So it’s been a while since my last post, but that wasn’t because I forgot—classes started this month and I wanted to make sure I knew what my opinion on them was before I solidified them in print!
So, Hebrew is still difficult. The first week, especially, was awful, because they kept changing our room around and we had a different professor each day, until we realized that our class does have two professors. That’s a system I like, though—I like that, if I don’t understand the way one professor teaches an aspect of grammar, I have time to ask the other to explain it further.
HOWEVER! The rest of my classes are pretty all right!
Issues in the Study of the Holocaust was a very interesting experience on that first day: I walked in to find my professor, Dr. Silberklang, sitting casually in front of the class, waiting for us all to walk in. I’m not used to that kind of relaxed behavior, at least not on the first day, from professors. He looked very intense—he has very focused, deep-set eyes and a narrow face with a mouth that doesn’t look like it smiles very often. My very first thought was, “This really looks like a man who studies genocide for a living.” Not to say that Dr. Silberklang is completely without humor, but for the first few classes I wasn’t sure what to make of him. He’s extremely knowledgeable, of course, and I very much enjoy being in his class. Our first lecture raised the question, “Who do we define as victims of the Holocaust?” By the end of the lesson we hadn’t formed our opinion as a class, so at the end of the next class I asked how we define it. He smiled (vaguely terrifying!) and said that I’d have my answer by the end of the semester. Which frustrated me, a little, as a history major: terms should be defined early on so that we understand the context in which we use the terms, and while I completely understand the importance of coming to our own decision on how this mass atrocity can be defined, it also frustrated me that, well, “Holocaust” is in the name of the course, we should have a settled definition.
Issues in Israeli Society and I did not get off on the right foot right away. I go to a small liberal arts college where the class size in gen eds is about 30, 35 people while the more specific classes go down to 15 or so people. Holocaust had about 10, and I was very comfortable walking into that room. However, Israeli Society is taught in a lecture hall to over 50 students—I nearly walked in and walked right back out, I was overwhelmed! The big downside of the class is that some Freshman are required to take it, so the atmosphere is not of people choosing to learn what the class has to offer but instead of people forced into a room for 2 hours in the evening when they’d rather be doing anything else. However, the information taught in the class is great, and I’m enjoying what I’m getting out of it. A bonus, the professor is Canadian and has a sense of humor I’m familiar with and comfortable around.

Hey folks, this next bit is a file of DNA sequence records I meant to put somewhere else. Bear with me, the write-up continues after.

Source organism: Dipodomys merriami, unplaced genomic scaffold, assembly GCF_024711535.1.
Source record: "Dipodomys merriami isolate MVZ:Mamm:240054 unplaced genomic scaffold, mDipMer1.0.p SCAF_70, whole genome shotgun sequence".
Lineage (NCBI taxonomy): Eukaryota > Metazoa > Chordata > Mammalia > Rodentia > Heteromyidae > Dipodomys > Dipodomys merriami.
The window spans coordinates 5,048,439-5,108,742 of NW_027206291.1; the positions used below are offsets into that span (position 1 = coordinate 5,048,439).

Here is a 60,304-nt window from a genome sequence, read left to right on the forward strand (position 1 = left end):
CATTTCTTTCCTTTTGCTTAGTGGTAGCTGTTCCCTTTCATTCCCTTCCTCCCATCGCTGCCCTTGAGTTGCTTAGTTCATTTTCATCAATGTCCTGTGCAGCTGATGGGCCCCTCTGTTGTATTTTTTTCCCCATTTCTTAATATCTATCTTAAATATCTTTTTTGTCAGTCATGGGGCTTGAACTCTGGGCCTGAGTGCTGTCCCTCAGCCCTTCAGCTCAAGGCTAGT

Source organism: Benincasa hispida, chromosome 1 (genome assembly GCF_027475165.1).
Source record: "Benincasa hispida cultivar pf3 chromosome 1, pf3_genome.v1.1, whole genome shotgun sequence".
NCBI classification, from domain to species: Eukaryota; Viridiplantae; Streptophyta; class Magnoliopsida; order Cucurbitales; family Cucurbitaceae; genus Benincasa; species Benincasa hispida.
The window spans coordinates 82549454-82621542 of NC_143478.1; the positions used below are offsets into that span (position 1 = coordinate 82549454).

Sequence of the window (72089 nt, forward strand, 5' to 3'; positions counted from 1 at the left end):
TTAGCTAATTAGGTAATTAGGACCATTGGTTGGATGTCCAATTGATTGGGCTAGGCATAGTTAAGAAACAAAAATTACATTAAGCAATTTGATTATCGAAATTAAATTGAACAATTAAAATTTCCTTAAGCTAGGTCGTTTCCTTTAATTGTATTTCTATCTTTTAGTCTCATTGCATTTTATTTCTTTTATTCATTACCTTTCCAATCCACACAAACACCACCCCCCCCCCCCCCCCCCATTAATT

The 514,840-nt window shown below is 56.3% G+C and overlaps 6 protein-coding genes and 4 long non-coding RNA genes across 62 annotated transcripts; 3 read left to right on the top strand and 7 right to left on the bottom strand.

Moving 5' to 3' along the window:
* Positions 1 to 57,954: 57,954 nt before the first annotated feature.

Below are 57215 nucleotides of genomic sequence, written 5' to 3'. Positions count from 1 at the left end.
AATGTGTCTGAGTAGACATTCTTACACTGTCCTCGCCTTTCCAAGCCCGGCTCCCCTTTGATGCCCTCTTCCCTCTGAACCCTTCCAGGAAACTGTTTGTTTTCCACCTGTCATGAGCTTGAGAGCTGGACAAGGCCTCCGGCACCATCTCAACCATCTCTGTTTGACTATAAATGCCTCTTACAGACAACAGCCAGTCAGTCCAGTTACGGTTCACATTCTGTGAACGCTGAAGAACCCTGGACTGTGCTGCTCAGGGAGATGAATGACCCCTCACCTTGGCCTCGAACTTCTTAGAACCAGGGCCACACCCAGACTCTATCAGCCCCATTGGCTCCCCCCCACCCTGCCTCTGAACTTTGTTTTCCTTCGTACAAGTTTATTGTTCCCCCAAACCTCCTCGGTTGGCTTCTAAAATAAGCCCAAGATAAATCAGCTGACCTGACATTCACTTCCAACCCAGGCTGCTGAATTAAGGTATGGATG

Now, Continuity and Change in Modern Jewish History is the complete opposite side of the spectrum. Unfortunately, I know a lot about what we’re studying right now—we’ve been covering the history of antisemitism in Europe, and not only did I study that a bit at SU but we also went over it in Holocaust to build up into the Third Reich. And while that’s forgivable—going over information I already know, because we’ll eventually get to a part in time I don’t know about, which is a very exciting prospect and the reason I’m taking the course—I’m just not hitting it off with my professor. She’s almost a mixture of everything I disliked about high school teachers: mainly, it doesn’t feel like there’s any trust between professor and student. Generally, professors understand that you are responsible for yourself, and there’s nothing they can do if you’ve decided to be irresponsible. It’s almost the opposite with my Jewish History professor, and it’s hard to explain. It feels like she treats us as children, is, I suppose, the easiest way to put it. She scolds us if someone hasn’t done the reading, and she’s very quick to call us out if we’ve made a little mistake or have done something slightly disruptive in class—I’m so used to professors generally ignoring the class while lecturing, and leaving us to our own devices. It’s very strange and very uncomfortable to have a professor who watches us like a hawk and if we aren’t doing things to her standards, we’re yelled at for it. It’s difficult to explain because it’s generally an atmospheric thing in that room. It’s not a positive feeling. And while I’m learning and getting a lot out of the material of this class, I absolutely do not enjoy the actual lectures. It doesn’t help that my professor feels like the epitome of a person without a sense of humor—I’d never understood that description until coming here, unfortunately.
But overall, things are fine, generally! I’m applying for an internship with the Institute for Contemporary Jewry and will hopefully be interviewed for it tomorrow or the day after—that’s incredibly exciting for me! Will write again next week to make up for the weeks I’ve made up!